Letter: Conductive education may not be a cure, but it helps

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The Independent Online
I FOUND Claire Tomalin's article on the Peto method of treatment refreshingly well-informed and balanced ('The price of a miracle', 16 May). However, one aspect of treatment not mentioned is the development of communication skills in children with disabilities.

Many children with cerebral palsy do not develop speech, even after years of exercises, but they are able to communicate using alternative methods such as sign language, symbols and computers. Such opportunities are offered to few children following a conductive education programme. The current television advertisement for British Telecom with voice-over by Professor Stephen Hawking illustrates how a person with limited speech can communicate.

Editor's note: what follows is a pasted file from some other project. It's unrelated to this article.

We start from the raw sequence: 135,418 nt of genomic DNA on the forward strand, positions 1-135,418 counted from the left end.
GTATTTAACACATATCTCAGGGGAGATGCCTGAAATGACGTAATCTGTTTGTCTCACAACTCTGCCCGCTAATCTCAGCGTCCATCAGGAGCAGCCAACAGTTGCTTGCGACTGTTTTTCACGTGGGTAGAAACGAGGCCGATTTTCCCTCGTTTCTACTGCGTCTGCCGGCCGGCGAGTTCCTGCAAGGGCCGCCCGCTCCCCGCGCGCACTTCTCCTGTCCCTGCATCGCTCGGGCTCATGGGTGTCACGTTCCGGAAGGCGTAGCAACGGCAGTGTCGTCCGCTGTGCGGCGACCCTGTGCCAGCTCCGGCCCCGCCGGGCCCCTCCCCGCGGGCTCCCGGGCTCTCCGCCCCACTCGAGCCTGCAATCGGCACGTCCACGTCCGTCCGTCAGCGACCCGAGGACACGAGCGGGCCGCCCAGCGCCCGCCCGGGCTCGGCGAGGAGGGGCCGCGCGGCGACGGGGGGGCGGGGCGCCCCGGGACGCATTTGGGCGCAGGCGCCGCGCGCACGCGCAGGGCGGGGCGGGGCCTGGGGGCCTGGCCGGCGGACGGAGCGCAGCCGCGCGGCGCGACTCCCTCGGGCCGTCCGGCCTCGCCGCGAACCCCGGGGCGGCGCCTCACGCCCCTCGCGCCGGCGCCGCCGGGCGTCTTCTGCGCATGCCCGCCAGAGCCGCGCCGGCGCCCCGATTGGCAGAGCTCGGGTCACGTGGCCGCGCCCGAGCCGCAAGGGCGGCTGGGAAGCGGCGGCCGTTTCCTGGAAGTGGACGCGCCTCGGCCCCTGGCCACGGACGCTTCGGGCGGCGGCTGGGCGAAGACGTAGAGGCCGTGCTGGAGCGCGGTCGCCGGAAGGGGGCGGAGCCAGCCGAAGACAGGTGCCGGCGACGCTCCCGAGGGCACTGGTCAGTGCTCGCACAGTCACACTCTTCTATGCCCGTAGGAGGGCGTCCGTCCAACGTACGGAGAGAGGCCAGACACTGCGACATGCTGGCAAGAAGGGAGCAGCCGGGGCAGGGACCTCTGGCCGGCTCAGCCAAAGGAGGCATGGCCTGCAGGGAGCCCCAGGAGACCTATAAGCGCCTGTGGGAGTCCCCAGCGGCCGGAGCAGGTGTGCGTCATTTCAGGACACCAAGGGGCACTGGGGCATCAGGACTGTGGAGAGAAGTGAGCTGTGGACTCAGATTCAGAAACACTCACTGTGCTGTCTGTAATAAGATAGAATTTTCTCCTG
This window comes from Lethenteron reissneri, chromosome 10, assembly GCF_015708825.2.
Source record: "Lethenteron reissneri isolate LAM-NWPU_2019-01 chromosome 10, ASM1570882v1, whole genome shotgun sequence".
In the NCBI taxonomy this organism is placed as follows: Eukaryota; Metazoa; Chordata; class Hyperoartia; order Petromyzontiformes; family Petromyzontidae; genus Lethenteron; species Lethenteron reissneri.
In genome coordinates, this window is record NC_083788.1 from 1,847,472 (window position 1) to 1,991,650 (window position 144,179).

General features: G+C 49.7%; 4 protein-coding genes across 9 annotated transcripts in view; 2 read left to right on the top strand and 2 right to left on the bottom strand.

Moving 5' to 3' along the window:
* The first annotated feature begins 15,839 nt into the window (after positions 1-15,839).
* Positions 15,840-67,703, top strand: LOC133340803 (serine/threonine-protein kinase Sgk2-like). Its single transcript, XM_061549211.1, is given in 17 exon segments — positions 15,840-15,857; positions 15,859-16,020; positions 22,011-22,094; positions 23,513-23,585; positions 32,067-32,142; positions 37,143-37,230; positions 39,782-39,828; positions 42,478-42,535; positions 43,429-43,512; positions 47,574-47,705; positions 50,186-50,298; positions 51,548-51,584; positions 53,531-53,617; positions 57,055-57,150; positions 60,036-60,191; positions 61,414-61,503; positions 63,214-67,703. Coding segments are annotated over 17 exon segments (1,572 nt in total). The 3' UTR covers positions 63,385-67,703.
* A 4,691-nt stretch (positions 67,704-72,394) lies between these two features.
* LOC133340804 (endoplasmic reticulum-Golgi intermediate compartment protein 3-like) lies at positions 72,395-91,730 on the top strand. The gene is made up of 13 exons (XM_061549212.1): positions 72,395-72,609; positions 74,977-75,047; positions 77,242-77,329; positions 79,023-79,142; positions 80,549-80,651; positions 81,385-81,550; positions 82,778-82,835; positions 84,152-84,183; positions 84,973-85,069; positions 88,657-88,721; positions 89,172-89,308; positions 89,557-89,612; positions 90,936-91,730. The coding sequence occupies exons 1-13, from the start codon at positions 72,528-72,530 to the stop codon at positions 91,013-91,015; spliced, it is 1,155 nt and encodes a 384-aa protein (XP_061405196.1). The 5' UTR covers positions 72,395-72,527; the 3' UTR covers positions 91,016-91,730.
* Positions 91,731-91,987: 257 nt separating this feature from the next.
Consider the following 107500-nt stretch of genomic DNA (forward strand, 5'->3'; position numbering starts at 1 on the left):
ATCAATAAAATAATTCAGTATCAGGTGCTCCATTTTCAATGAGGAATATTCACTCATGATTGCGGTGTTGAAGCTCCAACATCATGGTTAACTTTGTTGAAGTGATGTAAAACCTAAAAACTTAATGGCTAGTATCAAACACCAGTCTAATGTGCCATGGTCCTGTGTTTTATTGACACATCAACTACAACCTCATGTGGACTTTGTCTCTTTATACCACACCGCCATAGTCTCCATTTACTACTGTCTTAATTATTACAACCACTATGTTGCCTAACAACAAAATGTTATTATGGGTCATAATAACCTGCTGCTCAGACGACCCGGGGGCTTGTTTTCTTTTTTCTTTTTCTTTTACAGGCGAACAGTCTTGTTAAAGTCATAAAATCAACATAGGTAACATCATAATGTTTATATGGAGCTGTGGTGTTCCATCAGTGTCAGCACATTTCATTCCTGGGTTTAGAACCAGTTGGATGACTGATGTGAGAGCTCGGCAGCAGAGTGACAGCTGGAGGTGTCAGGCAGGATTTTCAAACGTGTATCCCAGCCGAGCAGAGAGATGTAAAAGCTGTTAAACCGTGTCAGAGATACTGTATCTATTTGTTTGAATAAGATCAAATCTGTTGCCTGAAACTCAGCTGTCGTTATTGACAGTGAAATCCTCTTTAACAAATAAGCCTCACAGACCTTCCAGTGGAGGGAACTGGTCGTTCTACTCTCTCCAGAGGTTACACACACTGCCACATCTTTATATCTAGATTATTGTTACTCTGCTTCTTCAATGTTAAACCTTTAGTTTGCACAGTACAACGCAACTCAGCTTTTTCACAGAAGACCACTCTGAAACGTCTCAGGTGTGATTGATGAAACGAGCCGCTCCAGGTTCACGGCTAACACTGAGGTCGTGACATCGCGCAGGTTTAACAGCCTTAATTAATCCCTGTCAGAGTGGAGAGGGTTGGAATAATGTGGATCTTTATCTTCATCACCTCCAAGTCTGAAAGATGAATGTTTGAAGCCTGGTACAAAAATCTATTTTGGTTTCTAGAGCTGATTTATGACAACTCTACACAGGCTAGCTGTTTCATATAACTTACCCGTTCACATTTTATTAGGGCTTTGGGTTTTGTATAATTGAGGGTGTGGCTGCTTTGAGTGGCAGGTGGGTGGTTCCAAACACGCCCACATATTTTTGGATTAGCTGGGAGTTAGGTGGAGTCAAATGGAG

Perhaps it is time for the debate on the relative merits and pitfalls of Peto and orthodox services to include this aspect of the struggle for rights, independence and self-expression by children with disabilities.

Helen Cockerill

Cheyne Centre for Children with Cerebral Palsy

London SW3